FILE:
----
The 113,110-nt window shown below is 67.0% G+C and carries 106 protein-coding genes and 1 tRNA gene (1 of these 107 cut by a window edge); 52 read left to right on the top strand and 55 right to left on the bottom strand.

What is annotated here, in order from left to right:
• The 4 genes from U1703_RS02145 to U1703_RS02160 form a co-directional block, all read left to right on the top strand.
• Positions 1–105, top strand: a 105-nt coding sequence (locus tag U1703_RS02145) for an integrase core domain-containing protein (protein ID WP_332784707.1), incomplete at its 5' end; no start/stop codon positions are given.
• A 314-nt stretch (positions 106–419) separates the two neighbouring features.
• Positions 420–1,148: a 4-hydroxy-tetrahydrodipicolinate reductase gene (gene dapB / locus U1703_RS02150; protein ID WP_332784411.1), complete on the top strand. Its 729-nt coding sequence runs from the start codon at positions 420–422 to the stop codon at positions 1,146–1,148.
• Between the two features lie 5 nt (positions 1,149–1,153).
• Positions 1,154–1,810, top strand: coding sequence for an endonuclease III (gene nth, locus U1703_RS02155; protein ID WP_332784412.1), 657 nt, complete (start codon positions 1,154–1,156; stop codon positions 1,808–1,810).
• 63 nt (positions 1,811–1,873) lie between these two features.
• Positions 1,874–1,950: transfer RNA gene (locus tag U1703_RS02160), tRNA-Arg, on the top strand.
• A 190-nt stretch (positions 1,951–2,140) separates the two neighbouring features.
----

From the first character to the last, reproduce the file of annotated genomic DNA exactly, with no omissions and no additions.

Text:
The 113,110-nt window shown below is 67.0% G+C and carries 106 protein-coding genes and 1 tRNA gene (1 of these 107 cut by a window edge); 52 read left to right on the top strand and 55 right to left on the bottom strand.

What is annotated here, in order from left to right:
• The 4 genes from U1703_RS02145 to U1703_RS02160 form a co-directional block, all read left to right on the top strand.
• Positions 1–105, top strand: a 105-nt coding sequence (locus tag U1703_RS02145) for an integrase core domain-containing protein (protein ID WP_332784707.1), incomplete at its 5' end; no start/stop codon positions are given.
• A 314-nt stretch (positions 106–419) separates the two neighbouring features.
• Positions 420–1,148: a 4-hydroxy-tetrahydrodipicolinate reductase gene (gene dapB / locus U1703_RS02150; protein ID WP_332784411.1), complete on the top strand. Its 729-nt coding sequence runs from the start codon at positions 420–422 to the stop codon at positions 1,146–1,148.
• Between the two features lie 5 nt (positions 1,149–1,153).
• Positions 1,154–1,810, top strand: coding sequence for an endonuclease III (gene nth, locus U1703_RS02155; protein ID WP_332784412.1), 657 nt, complete (start codon positions 1,154–1,156; stop codon positions 1,808–1,810).
• 63 nt (positions 1,811–1,873) lie between these two features.
• Positions 1,874–1,950: transfer RNA gene (locus tag U1703_RS02160), tRNA-Arg, on the top strand.
• A 190-nt stretch (positions 1,951–2,140) separates the two neighbouring features.